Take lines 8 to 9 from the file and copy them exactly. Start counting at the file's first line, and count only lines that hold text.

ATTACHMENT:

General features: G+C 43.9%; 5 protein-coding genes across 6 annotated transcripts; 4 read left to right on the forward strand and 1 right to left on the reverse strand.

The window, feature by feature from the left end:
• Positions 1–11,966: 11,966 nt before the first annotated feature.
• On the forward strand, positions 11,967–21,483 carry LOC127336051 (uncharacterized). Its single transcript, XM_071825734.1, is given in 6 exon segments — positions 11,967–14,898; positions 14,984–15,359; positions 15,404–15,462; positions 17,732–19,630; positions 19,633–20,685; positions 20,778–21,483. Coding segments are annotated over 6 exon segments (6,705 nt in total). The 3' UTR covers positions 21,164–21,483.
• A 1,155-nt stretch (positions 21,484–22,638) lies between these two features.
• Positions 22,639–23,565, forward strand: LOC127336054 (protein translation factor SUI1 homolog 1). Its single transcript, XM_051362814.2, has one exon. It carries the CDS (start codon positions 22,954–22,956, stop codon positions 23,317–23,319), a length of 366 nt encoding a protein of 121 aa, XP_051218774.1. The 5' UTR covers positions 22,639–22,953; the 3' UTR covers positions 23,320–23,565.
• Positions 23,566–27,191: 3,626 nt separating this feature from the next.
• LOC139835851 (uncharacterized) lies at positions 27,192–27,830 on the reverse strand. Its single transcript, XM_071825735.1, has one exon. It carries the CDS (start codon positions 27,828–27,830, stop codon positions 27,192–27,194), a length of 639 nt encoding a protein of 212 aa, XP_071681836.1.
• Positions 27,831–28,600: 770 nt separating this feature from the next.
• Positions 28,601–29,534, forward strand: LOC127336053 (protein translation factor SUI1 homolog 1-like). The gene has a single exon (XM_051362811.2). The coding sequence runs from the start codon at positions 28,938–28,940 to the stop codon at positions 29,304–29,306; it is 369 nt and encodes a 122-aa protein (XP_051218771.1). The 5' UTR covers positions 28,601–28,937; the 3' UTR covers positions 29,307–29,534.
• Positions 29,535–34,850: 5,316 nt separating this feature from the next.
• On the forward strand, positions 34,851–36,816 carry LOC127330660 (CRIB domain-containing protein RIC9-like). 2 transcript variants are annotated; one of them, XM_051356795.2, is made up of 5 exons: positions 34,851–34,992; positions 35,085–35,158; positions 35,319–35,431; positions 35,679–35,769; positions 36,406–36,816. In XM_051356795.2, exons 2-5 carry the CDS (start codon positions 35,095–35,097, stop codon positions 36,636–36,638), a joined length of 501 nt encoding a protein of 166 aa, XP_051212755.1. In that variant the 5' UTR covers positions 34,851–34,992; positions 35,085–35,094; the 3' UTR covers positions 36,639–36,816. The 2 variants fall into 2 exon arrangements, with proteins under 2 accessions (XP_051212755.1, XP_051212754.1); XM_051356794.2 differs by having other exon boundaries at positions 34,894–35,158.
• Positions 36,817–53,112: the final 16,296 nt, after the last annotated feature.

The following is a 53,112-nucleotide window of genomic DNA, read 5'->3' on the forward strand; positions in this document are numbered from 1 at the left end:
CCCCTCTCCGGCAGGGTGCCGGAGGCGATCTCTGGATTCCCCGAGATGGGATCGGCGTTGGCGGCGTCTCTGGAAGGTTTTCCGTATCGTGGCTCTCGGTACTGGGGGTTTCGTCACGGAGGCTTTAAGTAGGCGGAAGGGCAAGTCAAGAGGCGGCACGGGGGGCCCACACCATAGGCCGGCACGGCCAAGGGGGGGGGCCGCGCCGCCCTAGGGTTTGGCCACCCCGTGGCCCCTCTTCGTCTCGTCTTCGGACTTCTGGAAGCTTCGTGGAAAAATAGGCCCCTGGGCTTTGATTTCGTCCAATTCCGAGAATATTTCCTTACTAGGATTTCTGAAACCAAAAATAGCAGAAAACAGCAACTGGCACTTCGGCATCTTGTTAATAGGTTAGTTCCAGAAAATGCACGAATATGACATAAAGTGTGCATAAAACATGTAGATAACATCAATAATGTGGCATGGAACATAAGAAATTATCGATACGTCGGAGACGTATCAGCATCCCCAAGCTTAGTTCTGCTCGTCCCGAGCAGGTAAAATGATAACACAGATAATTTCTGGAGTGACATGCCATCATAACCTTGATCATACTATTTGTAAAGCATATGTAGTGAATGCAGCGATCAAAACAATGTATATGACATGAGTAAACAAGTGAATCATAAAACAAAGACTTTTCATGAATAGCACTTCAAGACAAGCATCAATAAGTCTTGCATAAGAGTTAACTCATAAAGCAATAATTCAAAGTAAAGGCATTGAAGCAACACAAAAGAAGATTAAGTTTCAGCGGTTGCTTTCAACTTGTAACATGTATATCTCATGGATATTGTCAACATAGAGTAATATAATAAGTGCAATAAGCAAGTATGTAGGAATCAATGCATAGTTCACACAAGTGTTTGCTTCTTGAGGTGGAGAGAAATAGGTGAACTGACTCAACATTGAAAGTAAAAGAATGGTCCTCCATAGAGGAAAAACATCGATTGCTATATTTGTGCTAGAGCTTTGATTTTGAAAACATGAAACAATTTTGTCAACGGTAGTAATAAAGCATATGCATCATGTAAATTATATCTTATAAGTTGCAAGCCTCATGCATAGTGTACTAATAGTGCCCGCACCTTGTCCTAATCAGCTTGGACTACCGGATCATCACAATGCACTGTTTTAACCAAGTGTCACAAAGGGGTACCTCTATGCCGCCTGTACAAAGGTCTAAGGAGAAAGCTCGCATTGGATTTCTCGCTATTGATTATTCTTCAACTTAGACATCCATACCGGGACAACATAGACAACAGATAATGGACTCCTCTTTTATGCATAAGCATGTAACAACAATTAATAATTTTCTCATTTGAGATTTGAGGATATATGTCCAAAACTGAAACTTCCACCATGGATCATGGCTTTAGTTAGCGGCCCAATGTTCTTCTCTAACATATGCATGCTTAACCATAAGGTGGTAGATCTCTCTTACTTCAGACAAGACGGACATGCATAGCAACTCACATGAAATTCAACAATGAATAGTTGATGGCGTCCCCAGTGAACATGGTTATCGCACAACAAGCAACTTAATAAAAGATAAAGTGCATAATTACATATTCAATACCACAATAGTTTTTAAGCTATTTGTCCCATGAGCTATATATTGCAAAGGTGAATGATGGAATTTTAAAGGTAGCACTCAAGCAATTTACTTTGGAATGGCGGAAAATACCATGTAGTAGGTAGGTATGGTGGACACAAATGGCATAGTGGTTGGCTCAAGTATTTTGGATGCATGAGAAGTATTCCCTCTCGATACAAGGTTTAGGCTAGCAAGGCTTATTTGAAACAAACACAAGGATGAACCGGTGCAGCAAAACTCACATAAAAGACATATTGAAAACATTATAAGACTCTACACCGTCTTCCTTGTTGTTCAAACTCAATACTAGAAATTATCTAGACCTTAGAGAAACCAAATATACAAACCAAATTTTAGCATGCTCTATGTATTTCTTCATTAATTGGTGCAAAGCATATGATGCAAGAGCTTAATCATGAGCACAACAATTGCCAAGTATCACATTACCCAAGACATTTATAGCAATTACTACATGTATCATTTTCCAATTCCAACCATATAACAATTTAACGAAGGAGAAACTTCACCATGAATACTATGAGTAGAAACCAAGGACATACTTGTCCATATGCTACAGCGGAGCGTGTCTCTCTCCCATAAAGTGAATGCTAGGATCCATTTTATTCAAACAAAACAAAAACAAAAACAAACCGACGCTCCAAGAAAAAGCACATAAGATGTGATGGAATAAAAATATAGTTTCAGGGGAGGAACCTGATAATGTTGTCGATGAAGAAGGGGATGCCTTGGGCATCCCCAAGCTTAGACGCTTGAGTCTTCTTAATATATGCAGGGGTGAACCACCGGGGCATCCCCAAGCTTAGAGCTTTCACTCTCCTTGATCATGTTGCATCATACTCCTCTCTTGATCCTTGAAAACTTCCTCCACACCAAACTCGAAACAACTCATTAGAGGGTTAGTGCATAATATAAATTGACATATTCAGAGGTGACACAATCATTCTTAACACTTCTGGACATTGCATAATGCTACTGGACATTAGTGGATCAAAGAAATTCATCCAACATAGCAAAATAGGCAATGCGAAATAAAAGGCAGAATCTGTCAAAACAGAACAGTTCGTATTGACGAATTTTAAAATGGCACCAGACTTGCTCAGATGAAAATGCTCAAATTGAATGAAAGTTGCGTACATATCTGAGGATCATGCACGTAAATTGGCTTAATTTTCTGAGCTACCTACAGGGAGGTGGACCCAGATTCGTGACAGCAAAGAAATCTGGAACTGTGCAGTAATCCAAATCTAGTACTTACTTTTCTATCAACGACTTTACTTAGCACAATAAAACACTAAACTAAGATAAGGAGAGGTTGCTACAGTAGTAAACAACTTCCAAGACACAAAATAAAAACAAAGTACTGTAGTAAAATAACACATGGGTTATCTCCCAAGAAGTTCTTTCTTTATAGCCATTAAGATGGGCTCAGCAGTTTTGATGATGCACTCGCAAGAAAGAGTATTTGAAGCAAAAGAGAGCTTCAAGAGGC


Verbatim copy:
• LOC139835851 (uncharacterized) lies at positions 27,192–27,830 on the reverse strand. Its single transcript, XM_071825735.1, has one exon. It carries the CDS (start codon positions 27,828–27,830, stop codon positions 27,192–27,194), a length of 639 nt encoding a protein of 212 aa, XP_071681836.1.
• Positions 27,831–28,600: 770 nt separating this feature from the next.